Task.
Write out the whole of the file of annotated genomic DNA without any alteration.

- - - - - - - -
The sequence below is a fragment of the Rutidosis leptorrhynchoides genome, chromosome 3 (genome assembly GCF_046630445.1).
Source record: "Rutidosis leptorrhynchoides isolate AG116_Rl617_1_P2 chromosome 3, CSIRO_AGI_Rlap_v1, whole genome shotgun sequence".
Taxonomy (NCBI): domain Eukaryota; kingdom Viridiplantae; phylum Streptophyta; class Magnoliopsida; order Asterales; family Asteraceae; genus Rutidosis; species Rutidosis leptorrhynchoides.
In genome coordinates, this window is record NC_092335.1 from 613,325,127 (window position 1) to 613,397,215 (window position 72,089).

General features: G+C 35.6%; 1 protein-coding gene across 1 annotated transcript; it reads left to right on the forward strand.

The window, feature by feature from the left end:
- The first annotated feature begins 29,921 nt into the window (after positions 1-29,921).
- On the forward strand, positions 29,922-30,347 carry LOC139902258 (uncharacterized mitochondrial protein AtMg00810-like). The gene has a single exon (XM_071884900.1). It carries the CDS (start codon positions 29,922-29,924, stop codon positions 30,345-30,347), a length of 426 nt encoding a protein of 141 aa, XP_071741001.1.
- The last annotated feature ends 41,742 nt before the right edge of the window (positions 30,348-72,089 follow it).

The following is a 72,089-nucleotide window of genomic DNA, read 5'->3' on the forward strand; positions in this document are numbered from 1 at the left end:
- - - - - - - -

The sequence below is a fragment of the Rutidosis leptorrhynchoides genome, chromosome 3 (genome assembly GCF_046630445.1).
Source record: "Rutidosis leptorrhynchoides isolate AG116_Rl617_1_P2 chromosome 3, CSIRO_AGI_Rlap_v1, whole genome shotgun sequence".
Taxonomy (NCBI): domain Eukaryota; kingdom Viridiplantae; phylum Streptophyta; class Magnoliopsida; order Asterales; family Asteraceae; genus Rutidosis; species Rutidosis leptorrhynchoides.
In genome coordinates, this window is record NC_092335.1 from 613,325,127 (window position 1) to 613,397,215 (window position 72,089).

General features: G+C 35.6%; 1 protein-coding gene across 1 annotated transcript; it reads left to right on the forward strand.

The window, feature by feature from the left end:
- The first annotated feature begins 29,921 nt into the window (after positions 1-29,921).
- On the forward strand, positions 29,922-30,347 carry LOC139902258 (uncharacterized mitochondrial protein AtMg00810-like). The gene has a single exon (XM_071884900.1). It carries the CDS (start codon positions 29,922-29,924, stop codon positions 30,345-30,347), a length of 426 nt encoding a protein of 141 aa, XP_071741001.1.
- The last annotated feature ends 41,742 nt before the right edge of the window (positions 30,348-72,089 follow it).

The following is a 72,089-nucleotide window of genomic DNA, read 5'->3' on the forward strand; positions in this document are numbered from 1 at the left end: